Some specifics of the recommendations have been discussed over at Sifting and Winnowing and so I direct you to read the details there.  For example, the recommendations include combining the currently unionized classified staff and academic staff into one.  As severals members of the HR working teams point out, this has significant implications for the protections held by unionized workers: "If the state legislature does not amend these statutes, the combining formerly classified staff–the custodians, the office secretaries, financial specialists–into the employee category academic staff will take away the few remaining collective bargaining rights that they have fought and bargained for about 50 years."  Both the classified staff and the academic staff object to this recommendation.

Another recommendation focuses on the distribution of employee pay based on labor market analyses. As members of the Wisconsin University Union point out, this can mean many things-- some resulting in even lower pay for UW-Madison workers.  "There is no standard labor market for any group or individual occupations (with the exception of building trades). There are often valid arguments to be made for or against choosing one group over another. However, choice of a particular labor market as the standard will frequently determine the result."  Crucially, the current recommendations say nothing about providing cost of living increases to all employees, nor is there any consideration of years of experience with good performance.

Furthermore, the proper implementation of these recommendations will likely grow the size of central administration -- not reduce it.  National studies indicate that growth in central administrations are the source of much of the increasing costs of college attendance, so we need to pay special attention here.  According to Joel Rogers, professor of Sociology, “Done properly, the task of specifying the real human capital requirements of hundreds of UW job titles; identifying jobs with the same requirements in external labor markets; collecting all relevant data on their compensation from private employers; and doing all this continuously enough to capture relevant changes, job titles, compensation practices, and labor market boundaries and participants is a massive amount of work."

Finally, despite promises to the contrary, these recommendations involve cuts to employee compensation.  Specifically, academic staff will see their vacation benefits reduced.  As ASEC has pointed out, "newly employed academic staff will lose nearly 52 hours of vacation/personal time under this proposal. Children attending MMSD have 16 days of vacation that do not coincide with the UW’s current holiday schedule, which means a single parent would have four days of vacation left (after caring for her/his child when local schools are not in session)."  And yet UW claims that employees will not move backwards under the new Design?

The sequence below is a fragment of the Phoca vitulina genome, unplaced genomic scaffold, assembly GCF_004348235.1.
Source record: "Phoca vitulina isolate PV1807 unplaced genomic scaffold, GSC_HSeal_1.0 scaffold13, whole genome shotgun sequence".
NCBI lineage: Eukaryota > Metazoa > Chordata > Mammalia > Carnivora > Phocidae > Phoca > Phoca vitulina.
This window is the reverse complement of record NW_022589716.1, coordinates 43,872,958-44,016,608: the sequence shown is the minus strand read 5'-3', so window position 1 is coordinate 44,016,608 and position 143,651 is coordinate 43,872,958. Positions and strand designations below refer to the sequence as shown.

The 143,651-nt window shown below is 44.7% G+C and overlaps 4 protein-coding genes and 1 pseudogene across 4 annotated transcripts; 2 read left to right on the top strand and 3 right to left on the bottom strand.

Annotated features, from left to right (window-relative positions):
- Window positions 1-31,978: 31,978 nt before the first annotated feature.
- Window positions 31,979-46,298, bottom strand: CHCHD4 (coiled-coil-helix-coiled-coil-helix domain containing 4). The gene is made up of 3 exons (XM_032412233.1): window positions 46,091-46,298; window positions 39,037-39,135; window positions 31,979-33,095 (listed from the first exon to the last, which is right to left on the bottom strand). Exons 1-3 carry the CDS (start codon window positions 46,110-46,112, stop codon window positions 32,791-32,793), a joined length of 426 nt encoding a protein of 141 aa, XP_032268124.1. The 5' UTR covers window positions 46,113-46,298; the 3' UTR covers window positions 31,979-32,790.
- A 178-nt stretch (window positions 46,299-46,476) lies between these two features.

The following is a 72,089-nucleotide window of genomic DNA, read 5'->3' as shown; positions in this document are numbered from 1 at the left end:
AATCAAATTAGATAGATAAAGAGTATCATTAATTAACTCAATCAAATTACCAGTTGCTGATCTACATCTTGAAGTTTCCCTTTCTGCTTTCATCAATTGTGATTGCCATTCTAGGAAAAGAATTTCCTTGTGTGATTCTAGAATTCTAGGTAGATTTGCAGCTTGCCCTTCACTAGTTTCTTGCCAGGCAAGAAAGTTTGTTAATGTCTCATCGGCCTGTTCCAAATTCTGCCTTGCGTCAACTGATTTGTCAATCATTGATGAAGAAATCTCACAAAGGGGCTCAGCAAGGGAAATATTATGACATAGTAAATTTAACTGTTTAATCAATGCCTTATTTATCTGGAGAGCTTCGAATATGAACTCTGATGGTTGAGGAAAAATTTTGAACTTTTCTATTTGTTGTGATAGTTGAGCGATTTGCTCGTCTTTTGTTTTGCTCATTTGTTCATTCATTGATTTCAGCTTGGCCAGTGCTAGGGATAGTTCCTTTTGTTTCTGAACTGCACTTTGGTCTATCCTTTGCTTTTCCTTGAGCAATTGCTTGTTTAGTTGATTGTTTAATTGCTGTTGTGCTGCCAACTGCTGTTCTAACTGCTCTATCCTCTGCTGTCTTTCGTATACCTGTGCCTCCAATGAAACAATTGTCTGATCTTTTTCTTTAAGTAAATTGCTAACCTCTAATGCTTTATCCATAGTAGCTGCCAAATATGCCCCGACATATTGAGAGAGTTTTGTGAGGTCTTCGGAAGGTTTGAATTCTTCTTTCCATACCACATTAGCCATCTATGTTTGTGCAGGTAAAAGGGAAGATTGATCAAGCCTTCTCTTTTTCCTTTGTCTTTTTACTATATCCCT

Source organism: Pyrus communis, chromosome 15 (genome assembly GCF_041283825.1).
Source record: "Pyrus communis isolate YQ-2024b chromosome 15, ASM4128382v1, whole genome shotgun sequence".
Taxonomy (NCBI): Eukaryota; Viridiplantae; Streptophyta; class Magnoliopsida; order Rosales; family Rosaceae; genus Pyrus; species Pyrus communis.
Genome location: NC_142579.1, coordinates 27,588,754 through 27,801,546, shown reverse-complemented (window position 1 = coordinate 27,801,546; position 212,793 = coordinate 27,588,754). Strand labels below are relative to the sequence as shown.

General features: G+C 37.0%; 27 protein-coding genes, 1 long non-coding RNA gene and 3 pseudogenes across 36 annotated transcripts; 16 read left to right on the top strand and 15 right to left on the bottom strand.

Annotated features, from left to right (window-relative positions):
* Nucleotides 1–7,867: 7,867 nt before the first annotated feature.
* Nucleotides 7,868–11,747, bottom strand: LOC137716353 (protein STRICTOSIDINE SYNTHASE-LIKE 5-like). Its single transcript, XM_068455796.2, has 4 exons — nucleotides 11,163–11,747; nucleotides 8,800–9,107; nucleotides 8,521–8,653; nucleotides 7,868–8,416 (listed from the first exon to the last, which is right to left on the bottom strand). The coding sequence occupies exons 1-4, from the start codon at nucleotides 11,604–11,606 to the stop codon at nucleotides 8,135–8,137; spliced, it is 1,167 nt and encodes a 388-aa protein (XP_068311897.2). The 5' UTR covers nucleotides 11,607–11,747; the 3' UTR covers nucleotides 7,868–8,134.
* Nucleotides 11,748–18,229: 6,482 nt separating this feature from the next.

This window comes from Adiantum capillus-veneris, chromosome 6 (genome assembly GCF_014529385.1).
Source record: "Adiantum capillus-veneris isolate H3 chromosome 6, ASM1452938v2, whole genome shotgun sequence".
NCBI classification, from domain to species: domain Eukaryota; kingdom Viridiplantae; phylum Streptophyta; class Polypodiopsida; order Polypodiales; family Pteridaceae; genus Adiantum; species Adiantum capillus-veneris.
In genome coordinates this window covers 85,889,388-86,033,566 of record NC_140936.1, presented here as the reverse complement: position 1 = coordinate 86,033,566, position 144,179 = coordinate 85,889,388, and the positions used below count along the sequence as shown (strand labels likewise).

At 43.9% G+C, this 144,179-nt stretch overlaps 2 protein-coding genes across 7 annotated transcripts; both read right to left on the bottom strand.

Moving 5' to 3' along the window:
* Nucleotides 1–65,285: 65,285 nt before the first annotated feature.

Now, to UW's credit, this has been a somewhat transparent process.  Many public forums have been held, and there are many ways to provide input.  The 11 working groups on this effort involved many people-- however, a closer look indicates that the vast majority (perhaps 2/3rds) are people currently in HR in the administration--in other words there were not many faculty or union-represented workers involved.  Furthermore, participation among those on the work groups has been reportedly hampered by meeting times occurring early in the morning (e.g. before childcare begins) and during work hours.

Moreover, there has also been a continuation of last spring's approach in communicating with campus members-- administrators tell us what's "important" and "smart" without providing hard facts about the evidence on why.  Where does this proposed structure of titles come from? Where is the data regarding the effects of this sort of market-driven approach versus alternatives?  There is very little data given anywhere to back up the contentions in the recommendations, despite the very expensive contributions made by the Huron Consulting firm, hired under Martin to assist with this work.  The rhetorical approach is led by Robert Lavigna, who speaks about the importance of ensuring that the new system can attract and retain "the best talent."  He utilizes the language of "flexibility", "efficiency," and "effective."  He promises a "greater connection between compensation and performance."  In other words he talks a lot like Biddy Martin, and others like her who are bringing business practices to education.